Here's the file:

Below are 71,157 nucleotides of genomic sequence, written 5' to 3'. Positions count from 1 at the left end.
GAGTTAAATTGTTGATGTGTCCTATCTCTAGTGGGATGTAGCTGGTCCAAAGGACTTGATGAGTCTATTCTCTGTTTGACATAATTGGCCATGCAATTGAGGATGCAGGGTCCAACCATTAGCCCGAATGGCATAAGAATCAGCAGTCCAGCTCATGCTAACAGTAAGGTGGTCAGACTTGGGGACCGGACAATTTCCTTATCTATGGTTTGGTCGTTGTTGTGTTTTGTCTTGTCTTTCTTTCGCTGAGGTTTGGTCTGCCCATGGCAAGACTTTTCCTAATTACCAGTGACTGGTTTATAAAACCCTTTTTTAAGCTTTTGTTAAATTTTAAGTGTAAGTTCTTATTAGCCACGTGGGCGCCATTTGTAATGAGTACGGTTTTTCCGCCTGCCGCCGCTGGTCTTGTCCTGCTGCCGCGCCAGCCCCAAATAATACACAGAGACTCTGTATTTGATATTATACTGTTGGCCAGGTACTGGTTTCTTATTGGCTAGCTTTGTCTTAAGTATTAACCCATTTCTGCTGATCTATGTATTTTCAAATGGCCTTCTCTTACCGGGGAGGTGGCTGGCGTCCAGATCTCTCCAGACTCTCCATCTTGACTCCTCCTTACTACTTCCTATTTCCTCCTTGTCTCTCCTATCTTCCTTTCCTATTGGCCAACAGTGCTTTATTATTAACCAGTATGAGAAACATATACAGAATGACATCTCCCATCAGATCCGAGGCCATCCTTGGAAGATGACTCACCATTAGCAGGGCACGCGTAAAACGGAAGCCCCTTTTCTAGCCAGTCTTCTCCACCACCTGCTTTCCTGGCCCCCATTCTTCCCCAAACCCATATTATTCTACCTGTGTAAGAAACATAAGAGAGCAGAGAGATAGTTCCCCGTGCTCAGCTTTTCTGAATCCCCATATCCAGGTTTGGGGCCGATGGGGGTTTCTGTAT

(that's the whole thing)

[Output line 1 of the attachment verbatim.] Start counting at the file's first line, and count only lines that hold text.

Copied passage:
Below are 71,157 nucleotides of genomic sequence, written 5' to 3'. Positions count from 1 at the left end.